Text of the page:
Splashy condo projects often sink in Baltimore

June 25, 1993|By Edward Gunts | Edward Gunts,Staff Writer

Deer Ridge. Scarlett Place. Belt's Landing. Henderson's Wharf. Pavilion in the Park. The St. James.

And now, the Colonnade. Again.

The July 13 auction involving the 11-story Colonnade at University Parkway and Canterbury Road is the latest in a string of auction sales involving upscale condominiums in the Baltimore area.

Within the past six years, all the developments listed above have been the subject of an auction -- at least once.

Containing nearly 1,000 residences in all, the upscale condominiums that have gone on the auction block range from projects on Baltimore's waterfront (Scarlett Place, Belt's Landing, Henderson's Wharf), to other sections of Baltimore (Deer Ridge at Falls Road and Cold Spring Lane and the St. James at 3701 N. Charles St.), to Baltimore County (Pavilion in the Park off Old Court Road in Pikesville).

In some cases, the auctions were authorized by the developers in an effort to accelerate sales. That's the route taken by the Colonnade's owners when they held an auction in June 1991. In other cases, such as Belt's Landing in Fells Point, they were held by the lending institution that foreclosed on the original developer.

Each auction reinforces the impression that Baltimore is a poor town for condominiums. But that doesn't deter developers from building more of them, such as the 254-unit HarborView tower nearing completion near Federal Hill.

According to real estate executives who have followed the local condominium market, Baltimore has been a stronger condo market than some cities, including Boston and Stamford, Conn.

The chief reasons for slow sales, real estate executives say, are the relative affordability of other types of housing and good roads that make it easy to commute from downtown to almost anywhere in the region in less than an hour.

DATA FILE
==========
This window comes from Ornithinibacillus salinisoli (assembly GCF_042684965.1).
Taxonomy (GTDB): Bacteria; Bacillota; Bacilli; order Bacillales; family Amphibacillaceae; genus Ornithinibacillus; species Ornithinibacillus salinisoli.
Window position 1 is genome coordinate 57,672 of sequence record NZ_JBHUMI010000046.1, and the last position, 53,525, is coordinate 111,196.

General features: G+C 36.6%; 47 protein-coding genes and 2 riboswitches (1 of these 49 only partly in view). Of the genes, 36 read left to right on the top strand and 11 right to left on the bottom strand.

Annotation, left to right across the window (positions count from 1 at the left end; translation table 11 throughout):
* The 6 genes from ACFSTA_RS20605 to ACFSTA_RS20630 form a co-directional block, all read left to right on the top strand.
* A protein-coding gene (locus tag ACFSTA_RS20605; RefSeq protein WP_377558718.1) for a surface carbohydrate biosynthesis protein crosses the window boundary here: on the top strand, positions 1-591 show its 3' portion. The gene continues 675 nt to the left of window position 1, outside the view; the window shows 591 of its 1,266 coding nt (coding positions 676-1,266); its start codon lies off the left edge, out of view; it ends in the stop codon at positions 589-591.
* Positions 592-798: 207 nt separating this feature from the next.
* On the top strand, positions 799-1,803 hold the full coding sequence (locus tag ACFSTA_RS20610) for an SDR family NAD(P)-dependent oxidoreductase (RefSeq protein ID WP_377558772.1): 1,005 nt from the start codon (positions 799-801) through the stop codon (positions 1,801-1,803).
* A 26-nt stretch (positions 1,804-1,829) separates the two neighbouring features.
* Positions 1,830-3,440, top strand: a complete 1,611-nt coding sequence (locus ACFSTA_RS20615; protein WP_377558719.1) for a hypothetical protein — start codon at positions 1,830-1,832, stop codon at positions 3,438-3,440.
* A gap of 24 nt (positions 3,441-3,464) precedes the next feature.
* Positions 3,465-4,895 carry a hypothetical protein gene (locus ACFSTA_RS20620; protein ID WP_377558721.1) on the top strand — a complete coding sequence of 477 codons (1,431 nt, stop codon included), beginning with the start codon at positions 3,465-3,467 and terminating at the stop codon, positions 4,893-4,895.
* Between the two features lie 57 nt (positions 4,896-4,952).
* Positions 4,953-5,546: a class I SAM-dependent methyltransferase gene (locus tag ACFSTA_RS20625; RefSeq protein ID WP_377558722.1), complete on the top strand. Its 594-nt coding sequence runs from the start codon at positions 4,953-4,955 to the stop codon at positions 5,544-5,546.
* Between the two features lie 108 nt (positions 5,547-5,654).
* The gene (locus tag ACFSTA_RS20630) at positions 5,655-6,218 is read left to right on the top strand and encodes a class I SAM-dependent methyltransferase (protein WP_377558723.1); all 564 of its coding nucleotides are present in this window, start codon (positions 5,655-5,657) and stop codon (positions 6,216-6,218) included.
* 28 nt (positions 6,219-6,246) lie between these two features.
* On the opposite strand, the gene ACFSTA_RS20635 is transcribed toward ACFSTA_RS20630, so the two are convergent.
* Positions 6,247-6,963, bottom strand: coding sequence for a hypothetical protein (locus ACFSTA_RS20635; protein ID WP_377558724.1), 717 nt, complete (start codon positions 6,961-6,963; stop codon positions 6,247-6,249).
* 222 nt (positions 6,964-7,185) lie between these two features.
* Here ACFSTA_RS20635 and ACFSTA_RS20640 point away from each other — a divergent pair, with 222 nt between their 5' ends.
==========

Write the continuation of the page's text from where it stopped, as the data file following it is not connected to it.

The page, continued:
High city taxes, steep condo fees, and a hesitancy about being governed by a condominium regime are additional reasons why buyers shy away from condos, observers say.

"Baltimore is a provincial town from the standpoint of ever really accepting condominiums as a market, as a form of housing," said Mal Sherman, a real estate consultant affiliat

with the appraisal firm of Lipman Frizzell and Mitchell. "It has not ever folded its arms around condominiums and said, 'That's a neat form of housing.' "

In general, super-luxury penthouse condominiums sell well in Baltimore and condominiums priced below $100,000 sell well, Mr. Sherman said. But condos priced between $175,000 and FTC $225,000 generally have not sold well, he added.

said one of the biggest deterrents to more condo sales in Baltimore is the combination of city taxes and condo fees. They can add $700 or more a month to a mortgage payment -- or more than $8,400 a year.

When surveying their options, he said, many prospective buyers discover that for the same price as a luxury condo, they can buy a sizable house with a yard and no condominium fees. "They find they get more housing for their dollar."

And getting to that house in the country doesn't take very long in Baltimore, noted Robert Lefenfeld, senior vice president of Legg Mason Realty Group. "It's relatively easy to commute to downtown Baltimore from anywhere in the region," he said. "You can live in the valleys and still be downtown in 20 minutes."

Michael Yerman, a real estate broker with Prudential Preferred Properties, agrees that commuting patterns affect condo sales.

"It's not that they're not popular," he said. "People who live in these buildings love living in them. But it has always been a limited market" because other forms of housing are so accessible.

Gordon Greene, president of the Real Estate Auctions division of Sheldon Good and Co. in Chicago, said he believes many of the local condo developers were non-Baltimoreans who made the mistake of thinking that Baltimore and Washington were the same market.

"There's no question that there is demand for good-quality condominiums in the market," he said. "But it was not as strong as some people thought. Generally, there was overoptimism."

The recent wave of condo auctions has influenced buying patterns, too, Mr. Sherman noted.

"The public is very knowledgeable," he said. "When a new project comes on the market, they say: 'Why should I buy? I'll wait for the auction.' "

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